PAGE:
Will Westchester Workers Get A Minimum-Wage Increase?

The New York State Fast Food Wage Board’s decision to raise the minimum wage to $15 per hour by 2021 is preliminary—but is drawing mixed reactions.

On Tuesday, the New York State Fast Food Wage Board voted unanimously to raise the minimum hourly wage for employees of fast food chains to $15. The proposal calls for a phased increase culminating in the $15 minimum wage by July 1, 2021, and refers specifically to fast-food locations that are part of national chains with 30 or more locations across the country. Under current legislation, passed in 2013, New York State’s minimum wage is set to jump to $9 per hour by the end of 2015. If the Wage Board’s decision comes to fruition, it will increase to $9.75 on December 31, 2015, and continue rising incrementally each year. Governor Cuomo is expected to okay the recommendations.

New York State and Westchester leaders reacted swiftly to the news—and not surprisingly, opinions were split: praise from many political voices, and anger among business leaders. Shortly after the proposal was announced, Gov. Andrew Cuomo attended a rally and said, “You cannot live and support a family on $18,000 a year in the state of New York – period. This is just the beginning. We will not stop until we reach true economic justice.”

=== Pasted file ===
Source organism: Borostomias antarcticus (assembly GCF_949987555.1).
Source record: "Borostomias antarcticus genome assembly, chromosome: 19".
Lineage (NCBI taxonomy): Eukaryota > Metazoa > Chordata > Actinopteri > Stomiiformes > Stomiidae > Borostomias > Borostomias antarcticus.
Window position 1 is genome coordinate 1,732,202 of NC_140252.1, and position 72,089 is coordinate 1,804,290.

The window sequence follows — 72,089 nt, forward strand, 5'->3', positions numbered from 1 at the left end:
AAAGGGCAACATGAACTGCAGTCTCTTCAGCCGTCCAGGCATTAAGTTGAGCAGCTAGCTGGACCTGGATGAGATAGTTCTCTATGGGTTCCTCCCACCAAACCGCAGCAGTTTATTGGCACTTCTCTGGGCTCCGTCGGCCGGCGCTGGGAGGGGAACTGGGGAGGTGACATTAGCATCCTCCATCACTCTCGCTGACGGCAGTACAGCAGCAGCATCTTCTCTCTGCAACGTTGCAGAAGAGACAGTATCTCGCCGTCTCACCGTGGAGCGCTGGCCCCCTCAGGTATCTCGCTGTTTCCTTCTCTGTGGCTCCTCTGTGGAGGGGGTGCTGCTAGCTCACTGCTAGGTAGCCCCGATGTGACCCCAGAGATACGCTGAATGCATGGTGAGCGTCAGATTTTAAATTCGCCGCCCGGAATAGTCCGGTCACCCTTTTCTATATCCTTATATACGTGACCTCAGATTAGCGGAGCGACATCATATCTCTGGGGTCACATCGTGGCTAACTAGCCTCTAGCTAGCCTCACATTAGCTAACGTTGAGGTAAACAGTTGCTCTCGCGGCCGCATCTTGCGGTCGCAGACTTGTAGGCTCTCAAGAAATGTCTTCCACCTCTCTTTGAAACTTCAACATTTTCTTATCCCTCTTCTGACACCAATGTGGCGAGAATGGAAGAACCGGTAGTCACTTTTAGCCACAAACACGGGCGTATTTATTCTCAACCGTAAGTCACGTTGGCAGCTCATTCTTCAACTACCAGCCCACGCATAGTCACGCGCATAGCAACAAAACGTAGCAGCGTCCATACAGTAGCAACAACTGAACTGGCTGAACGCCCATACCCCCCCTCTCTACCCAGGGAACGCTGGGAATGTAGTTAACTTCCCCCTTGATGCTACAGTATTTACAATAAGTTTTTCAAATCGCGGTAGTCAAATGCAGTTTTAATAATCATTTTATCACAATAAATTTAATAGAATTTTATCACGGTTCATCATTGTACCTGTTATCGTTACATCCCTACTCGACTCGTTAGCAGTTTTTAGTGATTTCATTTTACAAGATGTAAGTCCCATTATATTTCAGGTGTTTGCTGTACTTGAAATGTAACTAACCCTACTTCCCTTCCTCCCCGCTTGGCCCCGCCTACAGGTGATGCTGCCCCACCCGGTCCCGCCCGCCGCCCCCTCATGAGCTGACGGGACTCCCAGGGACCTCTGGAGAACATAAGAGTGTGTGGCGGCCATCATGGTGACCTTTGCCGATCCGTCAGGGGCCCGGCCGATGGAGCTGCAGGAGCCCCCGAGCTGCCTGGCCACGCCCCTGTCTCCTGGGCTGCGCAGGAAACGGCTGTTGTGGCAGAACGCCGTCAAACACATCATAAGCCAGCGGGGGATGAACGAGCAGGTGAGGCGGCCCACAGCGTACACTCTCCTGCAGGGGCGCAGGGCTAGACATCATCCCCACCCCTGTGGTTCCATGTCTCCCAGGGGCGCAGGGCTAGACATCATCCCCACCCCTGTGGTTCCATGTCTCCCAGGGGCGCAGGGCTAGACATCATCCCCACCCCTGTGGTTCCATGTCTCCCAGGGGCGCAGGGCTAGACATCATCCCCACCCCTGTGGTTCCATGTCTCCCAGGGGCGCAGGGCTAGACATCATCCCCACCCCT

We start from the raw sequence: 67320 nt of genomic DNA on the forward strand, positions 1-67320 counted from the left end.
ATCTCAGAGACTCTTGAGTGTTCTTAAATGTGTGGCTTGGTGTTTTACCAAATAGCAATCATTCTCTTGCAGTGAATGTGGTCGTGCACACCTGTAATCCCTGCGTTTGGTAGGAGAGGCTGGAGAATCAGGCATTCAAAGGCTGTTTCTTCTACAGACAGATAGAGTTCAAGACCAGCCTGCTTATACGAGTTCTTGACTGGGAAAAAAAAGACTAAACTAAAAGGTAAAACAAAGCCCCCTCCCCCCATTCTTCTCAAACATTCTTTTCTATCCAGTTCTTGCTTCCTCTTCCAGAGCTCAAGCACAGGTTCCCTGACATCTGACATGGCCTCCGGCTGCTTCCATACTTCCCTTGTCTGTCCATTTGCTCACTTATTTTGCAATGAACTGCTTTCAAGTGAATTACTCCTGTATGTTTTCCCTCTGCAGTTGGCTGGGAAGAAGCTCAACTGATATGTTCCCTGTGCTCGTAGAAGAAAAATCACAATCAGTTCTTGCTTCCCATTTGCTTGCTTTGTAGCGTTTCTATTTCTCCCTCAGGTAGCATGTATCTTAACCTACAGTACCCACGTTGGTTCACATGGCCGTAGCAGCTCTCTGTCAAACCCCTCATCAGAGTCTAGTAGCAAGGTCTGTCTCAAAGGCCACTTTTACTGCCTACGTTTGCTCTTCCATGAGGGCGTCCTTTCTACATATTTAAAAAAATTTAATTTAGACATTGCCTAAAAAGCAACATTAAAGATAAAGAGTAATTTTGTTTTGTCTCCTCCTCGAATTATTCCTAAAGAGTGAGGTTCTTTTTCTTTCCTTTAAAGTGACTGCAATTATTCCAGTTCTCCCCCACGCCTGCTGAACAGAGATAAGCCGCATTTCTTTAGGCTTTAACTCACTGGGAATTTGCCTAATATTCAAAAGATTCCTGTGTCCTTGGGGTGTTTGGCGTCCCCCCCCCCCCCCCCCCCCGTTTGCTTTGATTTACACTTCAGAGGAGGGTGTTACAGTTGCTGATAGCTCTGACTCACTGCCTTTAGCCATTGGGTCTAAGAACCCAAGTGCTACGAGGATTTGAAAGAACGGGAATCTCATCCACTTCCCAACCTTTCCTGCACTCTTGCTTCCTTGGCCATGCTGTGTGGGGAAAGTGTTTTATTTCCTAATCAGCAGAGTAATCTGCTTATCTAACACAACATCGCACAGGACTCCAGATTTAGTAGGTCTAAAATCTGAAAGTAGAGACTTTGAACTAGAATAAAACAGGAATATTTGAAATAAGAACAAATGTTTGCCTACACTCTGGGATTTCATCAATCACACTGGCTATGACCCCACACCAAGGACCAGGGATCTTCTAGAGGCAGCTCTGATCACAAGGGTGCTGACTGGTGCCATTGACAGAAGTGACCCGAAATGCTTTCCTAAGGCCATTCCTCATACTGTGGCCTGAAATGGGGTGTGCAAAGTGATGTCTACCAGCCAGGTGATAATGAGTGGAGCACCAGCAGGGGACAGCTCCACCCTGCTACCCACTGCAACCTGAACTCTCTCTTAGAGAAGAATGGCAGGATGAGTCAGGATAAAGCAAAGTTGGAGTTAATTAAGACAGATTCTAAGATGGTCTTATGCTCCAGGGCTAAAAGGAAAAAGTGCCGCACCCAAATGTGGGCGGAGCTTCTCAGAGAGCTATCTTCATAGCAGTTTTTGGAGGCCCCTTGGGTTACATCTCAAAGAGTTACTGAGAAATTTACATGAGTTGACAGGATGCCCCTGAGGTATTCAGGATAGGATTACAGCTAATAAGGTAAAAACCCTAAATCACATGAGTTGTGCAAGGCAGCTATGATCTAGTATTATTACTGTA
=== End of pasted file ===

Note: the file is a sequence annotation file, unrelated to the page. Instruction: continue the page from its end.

State Senator Andrea Stewart-Cousins said in a statement, “For too long, over 1.1 million New Yorkers have been unable to adequately provide for themselves and their families because they do not receive fair compensation for their hard work. Today’s recommendations from the Wage Board are a good first step.”

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Business groups, however are singing a different tune, namely that higher wages will force restaurant owners to raise prices, reduce employee hours, and potentially hire fewer workers. In an article on its website, the National Federation of Independent Businesses stated, “The Wage Board’s proposal is yet another example of the anti-business moves that are negatively affecting small businesses across the state. Increased minimum wages would [place] an undue burden on business owners statewide. Though this latest wage increase applies to only the fast-food sector, pressure on small businesses across all sectors to boost wages is likely to grow.”

So what happens next? The Wage Board must submit a final report to Mario J. Musolino, the Acting State Labor Commissioner, followed by a 15-day public comment period; Musolino will then accept, reject, or modify the Wage Board’s recommendations.

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